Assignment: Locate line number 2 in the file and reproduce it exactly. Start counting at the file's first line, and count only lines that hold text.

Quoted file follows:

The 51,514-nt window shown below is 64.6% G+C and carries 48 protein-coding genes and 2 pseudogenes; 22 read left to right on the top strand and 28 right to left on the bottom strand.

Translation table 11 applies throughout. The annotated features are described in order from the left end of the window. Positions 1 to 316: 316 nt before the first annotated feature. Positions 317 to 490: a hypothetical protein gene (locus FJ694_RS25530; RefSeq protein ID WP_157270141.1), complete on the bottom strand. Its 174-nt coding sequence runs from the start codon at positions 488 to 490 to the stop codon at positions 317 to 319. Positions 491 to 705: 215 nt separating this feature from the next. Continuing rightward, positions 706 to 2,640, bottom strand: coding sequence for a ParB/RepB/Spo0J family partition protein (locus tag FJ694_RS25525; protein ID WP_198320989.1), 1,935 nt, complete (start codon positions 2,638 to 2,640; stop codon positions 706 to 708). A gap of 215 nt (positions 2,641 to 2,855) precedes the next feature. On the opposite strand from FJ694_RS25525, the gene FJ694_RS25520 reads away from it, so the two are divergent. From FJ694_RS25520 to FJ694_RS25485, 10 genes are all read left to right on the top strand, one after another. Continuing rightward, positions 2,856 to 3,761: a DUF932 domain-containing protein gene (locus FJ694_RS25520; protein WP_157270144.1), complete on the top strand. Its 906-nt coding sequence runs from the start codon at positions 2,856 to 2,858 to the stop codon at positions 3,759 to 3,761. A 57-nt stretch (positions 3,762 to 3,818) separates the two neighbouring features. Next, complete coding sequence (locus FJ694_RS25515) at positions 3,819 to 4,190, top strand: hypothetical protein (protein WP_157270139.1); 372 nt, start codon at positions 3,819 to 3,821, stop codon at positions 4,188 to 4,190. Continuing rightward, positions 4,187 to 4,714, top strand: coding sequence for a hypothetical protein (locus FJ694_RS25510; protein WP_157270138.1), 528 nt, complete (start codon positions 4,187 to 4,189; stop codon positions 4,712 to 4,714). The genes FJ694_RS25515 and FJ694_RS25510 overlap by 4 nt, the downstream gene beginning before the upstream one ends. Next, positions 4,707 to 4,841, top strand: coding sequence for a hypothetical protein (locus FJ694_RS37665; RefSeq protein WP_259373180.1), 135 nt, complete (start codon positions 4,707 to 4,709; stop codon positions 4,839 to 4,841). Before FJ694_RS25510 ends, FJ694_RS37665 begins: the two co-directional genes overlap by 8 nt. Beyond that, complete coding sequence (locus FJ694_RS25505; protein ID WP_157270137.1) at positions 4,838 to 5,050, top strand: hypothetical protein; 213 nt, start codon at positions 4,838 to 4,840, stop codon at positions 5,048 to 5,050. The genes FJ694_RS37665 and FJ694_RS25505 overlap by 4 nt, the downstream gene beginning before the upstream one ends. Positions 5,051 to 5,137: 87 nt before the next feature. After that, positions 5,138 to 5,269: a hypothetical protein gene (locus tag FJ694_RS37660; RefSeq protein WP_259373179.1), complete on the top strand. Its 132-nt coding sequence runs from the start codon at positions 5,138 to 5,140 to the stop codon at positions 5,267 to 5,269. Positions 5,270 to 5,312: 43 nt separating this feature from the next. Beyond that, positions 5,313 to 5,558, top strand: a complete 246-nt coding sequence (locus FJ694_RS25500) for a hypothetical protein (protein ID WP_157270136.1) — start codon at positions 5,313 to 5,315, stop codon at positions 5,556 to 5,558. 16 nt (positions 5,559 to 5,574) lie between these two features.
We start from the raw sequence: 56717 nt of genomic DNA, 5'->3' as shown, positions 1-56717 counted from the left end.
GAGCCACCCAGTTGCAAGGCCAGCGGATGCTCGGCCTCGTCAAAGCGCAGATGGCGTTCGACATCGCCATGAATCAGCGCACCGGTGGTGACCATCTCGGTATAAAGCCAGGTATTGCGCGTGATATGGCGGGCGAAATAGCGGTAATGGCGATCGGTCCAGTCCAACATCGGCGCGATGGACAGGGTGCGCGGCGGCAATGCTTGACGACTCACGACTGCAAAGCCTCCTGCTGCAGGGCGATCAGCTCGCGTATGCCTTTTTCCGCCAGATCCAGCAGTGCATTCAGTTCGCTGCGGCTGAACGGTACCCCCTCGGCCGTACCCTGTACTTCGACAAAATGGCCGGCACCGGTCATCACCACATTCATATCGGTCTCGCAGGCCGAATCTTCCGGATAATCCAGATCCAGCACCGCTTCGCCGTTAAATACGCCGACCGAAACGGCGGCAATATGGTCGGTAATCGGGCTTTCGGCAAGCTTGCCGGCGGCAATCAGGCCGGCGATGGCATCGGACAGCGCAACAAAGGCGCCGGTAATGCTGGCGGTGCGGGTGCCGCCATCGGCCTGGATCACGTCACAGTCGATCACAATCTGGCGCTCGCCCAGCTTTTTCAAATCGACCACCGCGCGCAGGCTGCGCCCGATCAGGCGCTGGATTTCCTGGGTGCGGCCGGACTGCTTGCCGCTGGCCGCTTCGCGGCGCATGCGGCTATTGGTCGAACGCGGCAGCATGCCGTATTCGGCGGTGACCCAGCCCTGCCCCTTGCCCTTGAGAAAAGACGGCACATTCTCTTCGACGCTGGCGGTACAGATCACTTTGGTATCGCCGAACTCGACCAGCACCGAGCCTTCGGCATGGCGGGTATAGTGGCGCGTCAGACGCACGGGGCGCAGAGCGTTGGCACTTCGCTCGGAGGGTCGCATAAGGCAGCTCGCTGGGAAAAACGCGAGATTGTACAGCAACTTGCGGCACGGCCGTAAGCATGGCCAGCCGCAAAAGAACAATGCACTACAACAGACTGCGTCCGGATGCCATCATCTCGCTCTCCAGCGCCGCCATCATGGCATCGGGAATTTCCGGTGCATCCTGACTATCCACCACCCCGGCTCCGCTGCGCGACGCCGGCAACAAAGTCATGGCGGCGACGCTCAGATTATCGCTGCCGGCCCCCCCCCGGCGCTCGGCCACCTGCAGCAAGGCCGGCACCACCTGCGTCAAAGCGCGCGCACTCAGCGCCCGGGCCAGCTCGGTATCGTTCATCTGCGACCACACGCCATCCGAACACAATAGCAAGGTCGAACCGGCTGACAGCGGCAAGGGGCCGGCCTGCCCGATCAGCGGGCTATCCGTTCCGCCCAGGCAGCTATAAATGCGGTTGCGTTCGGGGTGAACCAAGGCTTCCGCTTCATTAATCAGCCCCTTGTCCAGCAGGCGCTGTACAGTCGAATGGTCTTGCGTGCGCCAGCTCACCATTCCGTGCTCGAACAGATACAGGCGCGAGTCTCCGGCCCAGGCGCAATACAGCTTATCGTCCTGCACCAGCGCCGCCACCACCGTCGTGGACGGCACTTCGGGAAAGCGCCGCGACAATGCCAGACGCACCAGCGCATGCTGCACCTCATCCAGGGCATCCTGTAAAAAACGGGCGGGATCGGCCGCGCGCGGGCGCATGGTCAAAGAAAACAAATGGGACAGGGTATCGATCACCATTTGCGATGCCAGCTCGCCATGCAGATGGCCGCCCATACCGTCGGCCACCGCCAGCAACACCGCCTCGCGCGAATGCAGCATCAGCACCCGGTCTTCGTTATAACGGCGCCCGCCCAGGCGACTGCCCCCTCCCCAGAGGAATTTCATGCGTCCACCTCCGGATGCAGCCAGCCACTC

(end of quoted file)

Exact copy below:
Translation table 11 applies throughout. The annotated features are described in order from the left end of the window. Positions 1 to 316: 316 nt before the first annotated feature. Positions 317 to 490: a hypothetical protein gene (locus FJ694_RS25530; RefSeq protein ID WP_157270141.1), complete on the bottom strand. Its 174-nt coding sequence runs from the start codon at positions 488 to 490 to the stop codon at positions 317 to 319. Positions 491 to 705: 215 nt separating this feature from the next. Continuing rightward, positions 706 to 2,640, bottom strand: coding sequence for a ParB/RepB/Spo0J family partition protein (locus tag FJ694_RS25525; protein ID WP_198320989.1), 1,935 nt, complete (start codon positions 2,638 to 2,640; stop codon positions 706 to 708). A gap of 215 nt (positions 2,641 to 2,855) precedes the next feature. On the opposite strand from FJ694_RS25525, the gene FJ694_RS25520 reads away from it, so the two are divergent. From FJ694_RS25520 to FJ694_RS25485, 10 genes are all read left to right on the top strand, one after another. Continuing rightward, positions 2,856 to 3,761: a DUF932 domain-containing protein gene (locus FJ694_RS25520; protein WP_157270144.1), complete on the top strand. Its 906-nt coding sequence runs from the start codon at positions 2,856 to 2,858 to the stop codon at positions 3,759 to 3,761. A 57-nt stretch (positions 3,762 to 3,818) separates the two neighbouring features. Next, complete coding sequence (locus FJ694_RS25515) at positions 3,819 to 4,190, top strand: hypothetical protein (protein WP_157270139.1); 372 nt, start codon at positions 3,819 to 3,821, stop codon at positions 4,188 to 4,190. Continuing rightward, positions 4,187 to 4,714, top strand: coding sequence for a hypothetical protein (locus FJ694_RS25510; protein WP_157270138.1), 528 nt, complete (start codon positions 4,187 to 4,189; stop codon positions 4,712 to 4,714). The genes FJ694_RS25515 and FJ694_RS25510 overlap by 4 nt, the downstream gene beginning before the upstream one ends. Next, positions 4,707 to 4,841, top strand: coding sequence for a hypothetical protein (locus FJ694_RS37665; RefSeq protein WP_259373180.1), 135 nt, complete (start codon positions 4,707 to 4,709; stop codon positions 4,839 to 4,841). Before FJ694_RS25510 ends, FJ694_RS37665 begins: the two co-directional genes overlap by 8 nt. Beyond that, complete coding sequence (locus FJ694_RS25505; protein ID WP_157270137.1) at positions 4,838 to 5,050, top strand: hypothetical protein; 213 nt, start codon at positions 4,838 to 4,840, stop codon at positions 5,048 to 5,050. The genes FJ694_RS37665 and FJ694_RS25505 overlap by 4 nt, the downstream gene beginning before the upstream one ends. Positions 5,051 to 5,137: 87 nt before the next feature. After that, positions 5,138 to 5,269: a hypothetical protein gene (locus tag FJ694_RS37660; RefSeq protein WP_259373179.1), complete on the top strand. Its 132-nt coding sequence runs from the start codon at positions 5,138 to 5,140 to the stop codon at positions 5,267 to 5,269. Positions 5,270 to 5,312: 43 nt separating this feature from the next. Beyond that, positions 5,313 to 5,558, top strand: a complete 246-nt coding sequence (locus FJ694_RS25500) for a hypothetical protein (protein ID WP_157270136.1) — start codon at positions 5,313 to 5,315, stop codon at positions 5,556 to 5,558. 16 nt (positions 5,559 to 5,574) lie between these two features.